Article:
Vitamin K is found in many food sources, including green leafy vegetables, Brussels sprouts, broccoli, and animal products such as fish, meat and eggs. K1 is the most abundant form, found in vegetables, while K2 is rarer, found not only in animal products but some fermented foods. Your body can convert some K1 into K2. Both forms of vitamin K work to help your body use calcium, but vitamin K2 is important because it can help determine where calcium goes in the body.

As mentioned above, vitamin K2 is found in animal products and fermented foods. The types of vitamin K2 in each of these are actually two different compounds. The type of vitamin K2 compound found in animal products like egg yolk, cheese, and liver is known as menaquinone-4 (MK-4). The type of vitamin K2 compound available in fermented foods such as natto or sauerkraut is called menaquinone-7 (MK-7). It can be a challenge to get enough vitamin K2 because it is rarer than vitamin K1.

You can take a vitamin K2 supplement to make sure you are getting enough of this nutrient people are commonly deficient in. If you are concerned about supporting your bone health especially as you age, you may want to consider taking a combined supplement that contains vitamins K2 and D3.

 

Why Vitamin D3 and K2 are better together.

The common thread between D3 and K2 is their connection to many biological processes. Separately, they support bone health, but together their efficacy may be even stronger. Studies have shown that the combination of a D3 supplement and K2 helps to build healthy bones and support cardiovascular health. There may be a simple explanation for this. While vitamin D helps support your cardiovascular system by ensuring, in part, that you have appropriate calcium levels in your blood, vitamin K helps direct calcium to the right place. So while vitamin D alone may help with your calcium absorption, vitamin K is the nutrient that helps your bones use that calcium effectively and helps prevent cardiovascular disease. You may also find it helpful to take calcium supplements if you are having trouble getting enough calcium in your diet.\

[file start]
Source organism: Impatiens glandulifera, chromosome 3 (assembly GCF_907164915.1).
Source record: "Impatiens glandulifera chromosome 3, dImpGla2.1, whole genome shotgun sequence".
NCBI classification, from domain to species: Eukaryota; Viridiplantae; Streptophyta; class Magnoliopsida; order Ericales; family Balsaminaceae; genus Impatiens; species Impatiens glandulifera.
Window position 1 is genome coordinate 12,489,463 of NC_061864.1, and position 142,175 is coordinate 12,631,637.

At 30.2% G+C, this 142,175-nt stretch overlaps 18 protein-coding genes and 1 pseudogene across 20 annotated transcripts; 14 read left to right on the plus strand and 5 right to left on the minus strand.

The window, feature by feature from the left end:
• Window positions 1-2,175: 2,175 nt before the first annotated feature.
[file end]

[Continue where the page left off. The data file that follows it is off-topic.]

Learn more about HumanN D3.K2 Complex.

Unfortunately, many other vitamin D and K supplements don’t contain enough of either vitamin to actually promote optimal health. Given this and also the importance of vitamins D3 and K2 in the human diet, we have developed a unique product that combines therapeutic amounts of vitamin D3 and K2 in an easy, once-a-day tablet that melts in your mouth. Our formulation was created to work with your calcium intake to support bone health and promote healthy arteries. K2 helps move calcium into your bones where, with the help of vitamin D3, it can do the most good.

To learn more about our D3.K2 Complex, click here.

 

Sources

  1. https://www.ncbi.nlm.nih.gov/pubmed/21310306
  2. https://www.ncbi.nlm.nih.gov/pmc/articles/PMC3313732/
  3. https://www.medscape.com/viewarticle/589256_4

 

Over 200,000+ subscribers choose humann

Hit subscribe for free articles, new recipes, and our best offers

SUBSCRIBE

Almost there!
Provide a few more pieces of information and you'll be on the list.

sending...